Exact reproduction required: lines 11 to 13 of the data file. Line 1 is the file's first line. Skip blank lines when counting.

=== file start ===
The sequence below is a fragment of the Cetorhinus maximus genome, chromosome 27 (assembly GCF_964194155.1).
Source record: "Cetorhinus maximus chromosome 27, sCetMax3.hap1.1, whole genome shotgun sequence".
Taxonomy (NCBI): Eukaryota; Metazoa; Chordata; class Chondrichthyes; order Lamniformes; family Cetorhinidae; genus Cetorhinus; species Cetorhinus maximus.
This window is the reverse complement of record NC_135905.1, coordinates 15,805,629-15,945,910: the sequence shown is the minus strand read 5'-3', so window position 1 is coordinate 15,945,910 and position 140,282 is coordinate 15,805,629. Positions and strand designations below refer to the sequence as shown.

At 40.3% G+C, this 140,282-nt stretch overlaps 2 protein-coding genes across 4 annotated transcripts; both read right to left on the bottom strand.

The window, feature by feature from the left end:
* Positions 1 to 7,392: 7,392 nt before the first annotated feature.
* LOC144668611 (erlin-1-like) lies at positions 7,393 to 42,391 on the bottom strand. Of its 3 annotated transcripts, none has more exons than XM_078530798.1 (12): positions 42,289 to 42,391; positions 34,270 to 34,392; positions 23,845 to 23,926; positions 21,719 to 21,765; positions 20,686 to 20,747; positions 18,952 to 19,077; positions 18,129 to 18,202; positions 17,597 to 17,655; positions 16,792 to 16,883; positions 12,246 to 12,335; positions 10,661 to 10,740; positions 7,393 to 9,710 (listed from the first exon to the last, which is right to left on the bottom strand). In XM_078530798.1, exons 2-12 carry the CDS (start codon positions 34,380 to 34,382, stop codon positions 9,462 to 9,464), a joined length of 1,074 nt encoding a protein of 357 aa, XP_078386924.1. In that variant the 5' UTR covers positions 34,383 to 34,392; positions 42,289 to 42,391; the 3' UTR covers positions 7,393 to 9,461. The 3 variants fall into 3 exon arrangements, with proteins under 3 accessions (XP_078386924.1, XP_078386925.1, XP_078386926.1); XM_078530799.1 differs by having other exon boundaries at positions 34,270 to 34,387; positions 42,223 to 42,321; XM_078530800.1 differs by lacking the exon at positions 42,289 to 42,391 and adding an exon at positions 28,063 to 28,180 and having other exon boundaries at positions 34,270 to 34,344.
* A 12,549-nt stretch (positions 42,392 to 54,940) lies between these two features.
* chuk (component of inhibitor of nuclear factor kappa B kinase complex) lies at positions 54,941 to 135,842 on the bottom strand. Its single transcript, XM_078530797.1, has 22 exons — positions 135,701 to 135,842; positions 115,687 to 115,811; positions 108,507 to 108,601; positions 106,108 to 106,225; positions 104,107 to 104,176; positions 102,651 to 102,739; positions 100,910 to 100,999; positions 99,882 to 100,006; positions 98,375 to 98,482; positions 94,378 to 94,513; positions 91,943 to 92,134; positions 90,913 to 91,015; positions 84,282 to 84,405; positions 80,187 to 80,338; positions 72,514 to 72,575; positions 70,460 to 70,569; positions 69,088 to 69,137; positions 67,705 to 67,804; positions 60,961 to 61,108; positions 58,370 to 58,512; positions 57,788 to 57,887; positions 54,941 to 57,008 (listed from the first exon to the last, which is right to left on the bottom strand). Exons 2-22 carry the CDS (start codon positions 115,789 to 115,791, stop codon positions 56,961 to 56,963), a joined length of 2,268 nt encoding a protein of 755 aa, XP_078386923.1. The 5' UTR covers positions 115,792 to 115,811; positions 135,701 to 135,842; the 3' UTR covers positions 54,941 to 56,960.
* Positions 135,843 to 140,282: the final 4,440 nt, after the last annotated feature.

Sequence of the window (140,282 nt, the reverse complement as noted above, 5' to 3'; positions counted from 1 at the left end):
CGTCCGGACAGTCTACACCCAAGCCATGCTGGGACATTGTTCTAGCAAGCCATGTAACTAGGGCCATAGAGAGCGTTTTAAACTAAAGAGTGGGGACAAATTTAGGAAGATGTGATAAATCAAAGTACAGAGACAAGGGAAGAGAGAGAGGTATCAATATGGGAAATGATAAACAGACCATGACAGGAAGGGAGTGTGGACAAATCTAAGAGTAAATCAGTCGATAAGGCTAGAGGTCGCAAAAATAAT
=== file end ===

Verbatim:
* Positions 135,843 to 140,282: the final 4,440 nt, after the last annotated feature.

Sequence of the window (140,282 nt, the reverse complement as noted above, 5' to 3'; positions counted from 1 at the left end):
CGTCCGGACAGTCTACACCCAAGCCATGCTGGGACATTGTTCTAGCAAGCCATGTAACTAGGGCCATAGAGAGCGTTTTAAACTAAAGAGTGGGGACAAATTTAGGAAGATGTGATAAATCAAAGTACAGAGACAAGGGAAGAGAGAGAGGTATCAATATGGGAAATGATAAACAGACCATGACAGGAAGGGAGTGTGGACAAATCTAAGAGTAAATCAGTCGATAAGGCTAGAGGTCGCAAAAATAAT